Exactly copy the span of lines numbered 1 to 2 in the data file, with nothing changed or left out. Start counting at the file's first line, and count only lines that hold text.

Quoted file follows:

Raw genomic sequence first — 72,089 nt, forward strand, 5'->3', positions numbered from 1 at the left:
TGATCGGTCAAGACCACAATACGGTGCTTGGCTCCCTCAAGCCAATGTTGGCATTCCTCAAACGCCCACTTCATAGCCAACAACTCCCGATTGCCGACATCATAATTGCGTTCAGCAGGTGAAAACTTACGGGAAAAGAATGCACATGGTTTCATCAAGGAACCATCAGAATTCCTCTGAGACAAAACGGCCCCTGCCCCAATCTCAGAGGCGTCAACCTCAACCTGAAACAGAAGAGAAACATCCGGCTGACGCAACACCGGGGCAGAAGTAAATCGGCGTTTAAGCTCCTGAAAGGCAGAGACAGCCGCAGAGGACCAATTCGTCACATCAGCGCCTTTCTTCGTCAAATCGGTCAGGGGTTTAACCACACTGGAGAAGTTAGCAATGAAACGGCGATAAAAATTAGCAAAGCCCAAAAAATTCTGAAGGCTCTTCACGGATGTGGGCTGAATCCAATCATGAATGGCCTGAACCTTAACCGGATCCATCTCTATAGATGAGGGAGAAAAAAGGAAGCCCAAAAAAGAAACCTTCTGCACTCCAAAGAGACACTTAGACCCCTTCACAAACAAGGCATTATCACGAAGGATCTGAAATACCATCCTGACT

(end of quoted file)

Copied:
Raw genomic sequence first — 72,089 nt, forward strand, 5'->3', positions numbered from 1 at the left:
TGATCGGTCAAGACCACAATACGGTGCTTGGCTCCCTCAAGCCAATGTTGGCATTCCTCAAACGCCCACTTCATAGCCAACAACTCCCGATTGCCGACATCATAATTGCGTTCAGCAGGTGAAAACTTACGGGAAAAGAATGCACATGGTTTCATCAAGGAACCATCAGAATTCCTCTGAGACAAAACGGCCCCTGCCCCAATCTCAGAGGCGTCAACCTCAACCTGAAACAGAAGAGAAACATCCGGCTGACGCAACACCGGGGCAGAAGTAAATCGGCGTTTAAGCTCCTGAAAGGCAGAGACAGCCGCAGAGGACCAATTCGTCACATCAGCGCCTTTCTTCGTCAAATCGGTCAGGGGTTTAACCACACTGGAGAAGTTAGCAATGAAACGGCGATAAAAATTAGCAAAGCCCAAAAAATTCTGAAGGCTCTTCACGGATGTGGGCTGAATCCAATCATGAATGGCCTGAACCTTAACCGGATCCATCTCTATAGATGAGGGAGAAAAAAGGAAGCCCAAAAAAGAAACCTTCTGCACTCCAAAGAGACACTTAGACCCCTTCACAAACAAGGCATTATCACGAAGGATCTGAAATACCATCCTGACT